In an effort to promote the shared use of street furniture on the Third Street Promenade, the Santa Monica City Council has directed city staff to create an ordinance prohibiting panhandling from the benches and chairs there.

The street furniture on the Promenade provides seating for only about 100 people, but seats are often unavailable because they are monopolized by people who use them for hours at a time in order to solicit donations, noted representatives of the Santa Monica Police Department and Kathleen Rawson, executive director of the Bayside District Corporation.

“There are a large number of the benches that are used for hours per day, day in and day out, by individuals that are soliciting money usually — sometimes other things,” Rawson said.

Capt. Alfonso Venegas of the Santa Monica Police Department said, “It has always been the police department’s experience that a number of individuals have tended to monopolize the benches for a period of time.

“What they tend to do is to panhandle with signs, and it takes away from [other] individuals to have the ability to sit down and use these benches for what they’re actually intended for — rest.”

This can create a hardship for those who are elderly, very young or disabled, says City Attorney Marsha Moutrie.

Creating an ordinance prohibiting panhandling from the benches and chairs on the Promenade — which is visited by thousands of people each day — will ensure that they remain available for shared use, Moutrie said.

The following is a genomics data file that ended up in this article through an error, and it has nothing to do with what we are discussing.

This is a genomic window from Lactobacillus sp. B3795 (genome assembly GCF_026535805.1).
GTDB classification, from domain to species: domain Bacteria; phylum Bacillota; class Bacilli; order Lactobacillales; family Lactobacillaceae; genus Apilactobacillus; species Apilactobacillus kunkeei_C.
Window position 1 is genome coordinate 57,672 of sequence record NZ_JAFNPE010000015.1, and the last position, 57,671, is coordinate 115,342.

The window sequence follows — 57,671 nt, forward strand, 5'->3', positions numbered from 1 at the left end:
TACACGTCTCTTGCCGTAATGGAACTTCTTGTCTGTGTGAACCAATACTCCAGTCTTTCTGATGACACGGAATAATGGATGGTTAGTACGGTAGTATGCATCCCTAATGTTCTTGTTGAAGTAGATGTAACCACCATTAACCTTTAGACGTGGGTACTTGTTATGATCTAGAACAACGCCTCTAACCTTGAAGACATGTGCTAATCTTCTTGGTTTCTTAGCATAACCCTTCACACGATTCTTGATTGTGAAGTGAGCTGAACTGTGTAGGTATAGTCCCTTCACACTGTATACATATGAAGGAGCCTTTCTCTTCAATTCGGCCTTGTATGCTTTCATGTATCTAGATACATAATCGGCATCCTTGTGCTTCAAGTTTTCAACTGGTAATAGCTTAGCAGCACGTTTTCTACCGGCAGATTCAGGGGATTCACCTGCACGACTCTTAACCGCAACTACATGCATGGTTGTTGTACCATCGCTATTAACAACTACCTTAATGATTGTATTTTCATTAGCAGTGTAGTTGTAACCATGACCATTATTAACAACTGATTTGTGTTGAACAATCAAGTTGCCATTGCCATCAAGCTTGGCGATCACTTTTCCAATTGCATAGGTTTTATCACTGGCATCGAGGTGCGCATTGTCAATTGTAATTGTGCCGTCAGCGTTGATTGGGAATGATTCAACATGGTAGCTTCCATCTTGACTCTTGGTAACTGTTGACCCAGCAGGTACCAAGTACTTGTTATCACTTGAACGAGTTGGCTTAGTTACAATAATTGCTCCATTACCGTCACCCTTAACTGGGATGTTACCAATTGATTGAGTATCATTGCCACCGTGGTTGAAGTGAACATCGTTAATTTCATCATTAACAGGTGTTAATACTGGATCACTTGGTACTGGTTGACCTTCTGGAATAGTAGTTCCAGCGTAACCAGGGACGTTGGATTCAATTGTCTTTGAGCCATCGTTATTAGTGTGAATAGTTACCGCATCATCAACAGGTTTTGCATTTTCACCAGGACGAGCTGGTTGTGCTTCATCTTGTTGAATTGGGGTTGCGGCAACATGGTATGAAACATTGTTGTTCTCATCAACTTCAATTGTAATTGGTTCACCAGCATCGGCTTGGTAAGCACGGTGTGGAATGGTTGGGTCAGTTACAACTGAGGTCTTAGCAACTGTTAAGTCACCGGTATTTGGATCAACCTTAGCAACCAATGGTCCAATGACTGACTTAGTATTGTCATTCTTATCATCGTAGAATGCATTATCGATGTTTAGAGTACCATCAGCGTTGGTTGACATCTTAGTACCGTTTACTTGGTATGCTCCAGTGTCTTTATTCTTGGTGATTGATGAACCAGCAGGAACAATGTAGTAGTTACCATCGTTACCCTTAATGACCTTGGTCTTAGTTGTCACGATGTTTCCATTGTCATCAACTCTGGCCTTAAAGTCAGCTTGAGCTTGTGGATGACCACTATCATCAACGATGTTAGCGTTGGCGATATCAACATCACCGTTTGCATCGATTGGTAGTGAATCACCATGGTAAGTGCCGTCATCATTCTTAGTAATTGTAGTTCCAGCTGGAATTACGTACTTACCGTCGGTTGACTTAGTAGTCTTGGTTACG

Councilman Ken Genser asked how the city envisioned an ordinance would be enforced.

Moutrie said the city could use signage and could also give warnings to individuals that panhandling is prohibited on Promenade benches.

“I just don’t think this is a good idea,” said local activist Jerry Rubin. “I don’t know what the legal ramifications are.”

Moutrie said that the ordinance would respect the First Amendment rights of anyone seeking donations. Individuals could still seek donations on the Promenade — just not on the benches or chairs there. They could also seek donations from benches and chairs not on the Promenade.

“It’s not an attack on homelessness,” said Venegas. “It’s addressing the activity of panhandling, not homelessness.”

Currently, benches and chairs on the Promenade are prohibited from being used by street performers.

“I think this makes sense to at least consider as an ordinance,” said Genser of prohibiting panhandling on Promenade benches. “It sounds like it’s a reasonable solution to a problem that isn’t discriminating against any classes. It’s discriminating against an activity. It seems easily enforceable and fair.”

Mayor pro tem Richard Bloom agreed.

“I think this is a reasonable response to an issue that’s existed for a long time on the Promenade and it’s not something we really have to live with, and so I think it’s a good thing we do it.”

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